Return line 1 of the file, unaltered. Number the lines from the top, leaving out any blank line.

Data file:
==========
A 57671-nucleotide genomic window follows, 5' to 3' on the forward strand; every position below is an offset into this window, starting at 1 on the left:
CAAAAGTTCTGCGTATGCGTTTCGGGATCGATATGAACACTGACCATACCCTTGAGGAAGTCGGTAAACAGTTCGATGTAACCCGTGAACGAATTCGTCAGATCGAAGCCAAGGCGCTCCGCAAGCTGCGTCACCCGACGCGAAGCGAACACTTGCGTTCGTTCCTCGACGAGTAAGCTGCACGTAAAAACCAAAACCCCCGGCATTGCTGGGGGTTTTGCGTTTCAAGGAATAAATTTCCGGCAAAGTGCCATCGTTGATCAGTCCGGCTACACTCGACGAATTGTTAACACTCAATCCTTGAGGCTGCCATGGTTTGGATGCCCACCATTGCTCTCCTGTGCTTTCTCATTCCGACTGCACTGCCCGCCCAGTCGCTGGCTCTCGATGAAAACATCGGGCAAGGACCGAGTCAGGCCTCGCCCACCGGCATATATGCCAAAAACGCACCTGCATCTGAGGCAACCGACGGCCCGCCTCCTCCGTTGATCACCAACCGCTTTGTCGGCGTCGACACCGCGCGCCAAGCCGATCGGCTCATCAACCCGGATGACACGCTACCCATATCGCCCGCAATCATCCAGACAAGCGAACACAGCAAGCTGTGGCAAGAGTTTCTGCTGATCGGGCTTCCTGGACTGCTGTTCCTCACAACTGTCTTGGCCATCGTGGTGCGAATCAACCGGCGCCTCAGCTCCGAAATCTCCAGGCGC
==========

A 57671-nucleotide genomic window follows, 5' to 3' on the forward strand; every position below is an offset into this window, starting at 1 on the left: